For the members of CAMRA it is one of the big weeks of the years as the Good Beer Guide 2017 is published and pubs find out if they are still in, are out or have made their first entry. In the Calderdale region we have a good number of pubs listed, many of them long term entries.
Lets the headlines out of the way first and see who had made it (these listings are based on the Good Beer Guide 2017 App). In Halifax the Cross Keys, Big Six, Three Pigeons, Victorian Craft Beer Cafe and Barum Top make the cut. Outlying pubs include Travellers Rest and Cock of the North in Hipperholme, Elland claim Barge and Barrel and the Elland whilst Richard Oastler and Red Rooster are in for Brighouse.
Moving out towards the surrounding towns up the valley, starting at Sowerby Bridge, the Shepherds Rest, Jubilee Refreshment Rooms and Firehouse all make it and out towards the M62 the Booth Wood Inn sit lonely on their own. Hebden Bridge has hit a vein of form with Calans (congrats to Alison and Alan), Old Gate Inn and Fox and Goose with the White Lion up the hill at Heptonstall whilst moving back towards Halifax you catch the Robin Hood at Mytholmroyd. Just on the border the White Horse on the tops makes it in as well.
So we have just from this list 20 pubs locally who are in the guide. Some pubs may be too new to get entry and I fully expect one or more of the Market Tavern Brighouse, Grayson Unity Halifax or Pump Room Halifax to be listed in the 2018 edition if all goes as expected. For me the last year to eighteen months has been a delightful time to be a beer drinker in Calderdale. Looking outside the CAMRA Good Beer Guide window, you can add the re-opening of the Stubbing Wharf in Hebden Bridge the opening of Libertine in Mytholmroyd adding to the stripped back but honest Dusty Miller across the road and Shoulder of Mutton. Add the Alexandra Bar in Halifax to add even more choice for the Halifax drinker and things have not been healthier for a good number of years.
Looking back over the archives I used to do “state of the nation” style article around this time of year and this article seems to be evolving into that. Even looking back 6-8 months to the start of 2016, Halifax had three less pubs, the floods in upper Calder Valley had ripped the heart out of the community. Hebden had lost a number of it’s better pubs plus many other businesses. Some like the Old Gate recovered quickly due to a design which could be cleaned up quickly. Other like Calans and Stubbing Wharf had more serious issues to solve in making their premises more flood resistance before they could re-open. Even so it was great to see Alan and Alison in their pop up bar in the spring of this year at Calans Too. It was great to see both reopen in early summer.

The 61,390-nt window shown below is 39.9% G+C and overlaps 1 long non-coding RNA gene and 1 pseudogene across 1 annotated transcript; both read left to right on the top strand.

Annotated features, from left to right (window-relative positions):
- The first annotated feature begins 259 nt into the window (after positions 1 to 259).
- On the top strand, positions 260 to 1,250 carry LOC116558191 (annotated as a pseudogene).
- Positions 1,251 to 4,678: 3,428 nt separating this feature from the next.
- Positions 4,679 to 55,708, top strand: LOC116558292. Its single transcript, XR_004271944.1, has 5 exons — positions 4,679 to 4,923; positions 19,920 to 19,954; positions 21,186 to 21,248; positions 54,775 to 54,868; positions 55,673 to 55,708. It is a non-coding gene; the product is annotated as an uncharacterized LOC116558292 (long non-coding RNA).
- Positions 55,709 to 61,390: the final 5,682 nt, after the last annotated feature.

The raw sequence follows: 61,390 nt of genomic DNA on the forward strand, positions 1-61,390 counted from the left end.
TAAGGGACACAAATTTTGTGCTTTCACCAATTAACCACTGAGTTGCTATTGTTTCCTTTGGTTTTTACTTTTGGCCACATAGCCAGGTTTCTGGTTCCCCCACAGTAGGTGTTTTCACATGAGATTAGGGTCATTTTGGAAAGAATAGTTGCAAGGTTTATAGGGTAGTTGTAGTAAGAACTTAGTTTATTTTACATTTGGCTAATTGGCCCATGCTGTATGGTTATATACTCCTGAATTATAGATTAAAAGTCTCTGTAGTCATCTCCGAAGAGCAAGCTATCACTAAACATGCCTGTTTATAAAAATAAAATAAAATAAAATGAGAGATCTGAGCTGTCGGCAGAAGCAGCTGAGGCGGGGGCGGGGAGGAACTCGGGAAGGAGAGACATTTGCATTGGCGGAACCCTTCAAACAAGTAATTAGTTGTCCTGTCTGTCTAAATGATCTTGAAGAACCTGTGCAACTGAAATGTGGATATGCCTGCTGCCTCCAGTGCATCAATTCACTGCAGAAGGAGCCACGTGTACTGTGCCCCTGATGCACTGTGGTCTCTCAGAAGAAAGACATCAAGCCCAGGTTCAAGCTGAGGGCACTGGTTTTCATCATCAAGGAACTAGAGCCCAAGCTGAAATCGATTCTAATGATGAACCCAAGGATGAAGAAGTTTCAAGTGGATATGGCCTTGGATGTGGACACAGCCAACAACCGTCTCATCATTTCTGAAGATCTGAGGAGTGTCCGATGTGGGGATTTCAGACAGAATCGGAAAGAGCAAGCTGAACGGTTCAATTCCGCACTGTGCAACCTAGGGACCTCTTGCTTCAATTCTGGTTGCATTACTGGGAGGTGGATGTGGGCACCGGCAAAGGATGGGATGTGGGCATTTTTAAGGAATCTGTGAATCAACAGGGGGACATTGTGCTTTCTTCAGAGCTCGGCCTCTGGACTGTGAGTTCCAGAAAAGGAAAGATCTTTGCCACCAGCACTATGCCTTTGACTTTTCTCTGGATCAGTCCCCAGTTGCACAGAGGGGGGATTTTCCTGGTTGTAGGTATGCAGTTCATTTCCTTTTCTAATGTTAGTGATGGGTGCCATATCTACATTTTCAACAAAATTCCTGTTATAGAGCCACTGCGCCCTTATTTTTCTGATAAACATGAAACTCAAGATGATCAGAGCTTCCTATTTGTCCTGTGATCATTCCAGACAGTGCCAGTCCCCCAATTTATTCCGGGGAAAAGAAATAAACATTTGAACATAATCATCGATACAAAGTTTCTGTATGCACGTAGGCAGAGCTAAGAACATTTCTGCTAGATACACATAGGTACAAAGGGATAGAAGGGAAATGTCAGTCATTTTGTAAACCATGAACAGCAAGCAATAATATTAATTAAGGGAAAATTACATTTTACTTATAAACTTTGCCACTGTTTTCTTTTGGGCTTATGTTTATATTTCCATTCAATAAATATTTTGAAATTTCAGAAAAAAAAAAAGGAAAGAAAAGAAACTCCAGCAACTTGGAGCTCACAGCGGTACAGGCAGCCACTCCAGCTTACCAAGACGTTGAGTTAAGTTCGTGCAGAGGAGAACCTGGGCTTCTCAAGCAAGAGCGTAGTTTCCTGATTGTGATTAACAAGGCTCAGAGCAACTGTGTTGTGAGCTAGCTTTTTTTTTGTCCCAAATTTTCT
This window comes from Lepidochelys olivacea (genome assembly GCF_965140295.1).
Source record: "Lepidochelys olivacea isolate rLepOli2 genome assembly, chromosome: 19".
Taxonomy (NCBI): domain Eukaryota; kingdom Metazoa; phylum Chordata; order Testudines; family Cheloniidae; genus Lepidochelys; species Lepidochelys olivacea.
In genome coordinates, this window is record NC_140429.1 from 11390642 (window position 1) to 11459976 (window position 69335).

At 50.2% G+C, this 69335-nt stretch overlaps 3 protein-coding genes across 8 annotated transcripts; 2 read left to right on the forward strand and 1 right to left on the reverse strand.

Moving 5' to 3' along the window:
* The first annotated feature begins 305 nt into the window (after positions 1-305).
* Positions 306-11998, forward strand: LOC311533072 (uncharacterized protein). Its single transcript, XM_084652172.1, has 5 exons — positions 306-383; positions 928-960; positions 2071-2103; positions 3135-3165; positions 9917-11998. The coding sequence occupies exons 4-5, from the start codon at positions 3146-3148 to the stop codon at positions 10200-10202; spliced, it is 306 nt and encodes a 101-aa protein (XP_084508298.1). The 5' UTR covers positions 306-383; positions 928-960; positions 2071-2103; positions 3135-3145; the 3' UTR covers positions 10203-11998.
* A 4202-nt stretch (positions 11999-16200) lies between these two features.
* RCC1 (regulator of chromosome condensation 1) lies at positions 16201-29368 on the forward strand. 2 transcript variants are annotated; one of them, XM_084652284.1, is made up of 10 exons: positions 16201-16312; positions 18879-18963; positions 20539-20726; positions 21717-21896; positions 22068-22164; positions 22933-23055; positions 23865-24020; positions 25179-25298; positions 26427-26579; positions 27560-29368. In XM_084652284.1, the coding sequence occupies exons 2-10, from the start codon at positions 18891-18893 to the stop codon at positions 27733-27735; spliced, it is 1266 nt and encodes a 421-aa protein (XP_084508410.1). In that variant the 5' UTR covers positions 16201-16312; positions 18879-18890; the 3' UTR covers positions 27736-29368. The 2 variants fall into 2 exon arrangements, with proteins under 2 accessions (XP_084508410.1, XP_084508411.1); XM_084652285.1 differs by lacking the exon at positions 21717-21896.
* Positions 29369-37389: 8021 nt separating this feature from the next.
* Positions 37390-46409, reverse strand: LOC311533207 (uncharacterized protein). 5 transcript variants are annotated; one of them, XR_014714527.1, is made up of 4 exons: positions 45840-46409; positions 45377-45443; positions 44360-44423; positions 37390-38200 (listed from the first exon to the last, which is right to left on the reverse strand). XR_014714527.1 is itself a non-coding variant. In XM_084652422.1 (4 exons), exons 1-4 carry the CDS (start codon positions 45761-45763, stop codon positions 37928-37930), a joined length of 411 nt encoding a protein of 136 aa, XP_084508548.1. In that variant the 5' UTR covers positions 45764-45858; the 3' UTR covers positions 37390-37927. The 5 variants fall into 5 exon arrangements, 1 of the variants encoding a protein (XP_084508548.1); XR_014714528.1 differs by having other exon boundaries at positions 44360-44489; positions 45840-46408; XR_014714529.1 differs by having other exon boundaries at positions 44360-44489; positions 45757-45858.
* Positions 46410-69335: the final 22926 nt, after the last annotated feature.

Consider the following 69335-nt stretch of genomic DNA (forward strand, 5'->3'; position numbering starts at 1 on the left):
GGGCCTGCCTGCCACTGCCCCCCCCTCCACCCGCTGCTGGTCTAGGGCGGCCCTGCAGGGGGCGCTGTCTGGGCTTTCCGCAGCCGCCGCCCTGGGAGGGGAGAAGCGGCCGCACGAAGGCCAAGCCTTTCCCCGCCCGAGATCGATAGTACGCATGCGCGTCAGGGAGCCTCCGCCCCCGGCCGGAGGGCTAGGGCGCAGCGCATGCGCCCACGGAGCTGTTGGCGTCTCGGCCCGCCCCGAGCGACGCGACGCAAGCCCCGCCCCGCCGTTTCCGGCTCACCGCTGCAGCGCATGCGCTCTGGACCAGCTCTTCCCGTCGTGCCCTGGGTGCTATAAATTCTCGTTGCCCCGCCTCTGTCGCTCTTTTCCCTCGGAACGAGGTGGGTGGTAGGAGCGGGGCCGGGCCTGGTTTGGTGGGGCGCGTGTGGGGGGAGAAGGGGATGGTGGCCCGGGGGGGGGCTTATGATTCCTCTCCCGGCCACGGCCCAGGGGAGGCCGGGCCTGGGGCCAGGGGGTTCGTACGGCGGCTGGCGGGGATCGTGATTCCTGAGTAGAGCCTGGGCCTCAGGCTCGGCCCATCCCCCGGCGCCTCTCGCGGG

Looking at my original 12-18 month window of time, Sowerby Bridge has seen mixed fortunes, the Puzzle Hall Inn is still vacant but the River Lounge has opened on the site of the sports bar near the bridge and is serving real ale and developing it’s music scene, something missing since the Puzzle Hall closed. Also positive is the full re-opening of the Bull on the Bridge and Sowerby Taps, along side the new Hogshead Brew House, giving people plenty of choice depending on taste. It is always good to see pubs open on premises which previously had a different use, it means they are in control of their business and are not moving into the clutches of an existing Punch or Enterprise pub building. You can extend this to the three new pubs in Halifax, all of the Grayson Unity, Pump Room and Alexandra are all on virgin premises.
I’m liking what these new bars are trying, all offer well kept beer, some focus on keg, some on cask, some do a wide range of both. The spirits range is increasing in styles and quality, no longer do you have just the main brands of whisky, gin and rum, premium offerings are being asked for more. Those in town centres offer good quality tea and coffee during the day for that audience, multiples of which need to be catered for throughout the week to maximise takings whilst not distracting from the quality of the beer which is the core of the business. Move away from this and the new businesses are distinctive in both look and feel, aim to have their own individual atmosphere, the Victorian and Grayson Unity are hosting musical and other performances on a regular basis and other new bars will find their place once settled. The Pump Room states it’s aims on the window.
In summary life is good from my point of view regarding the Calderdale pub scene and I can only see it improving over the next year as success breeds success and there are people willing to give it a chance and premises waiting to be filled.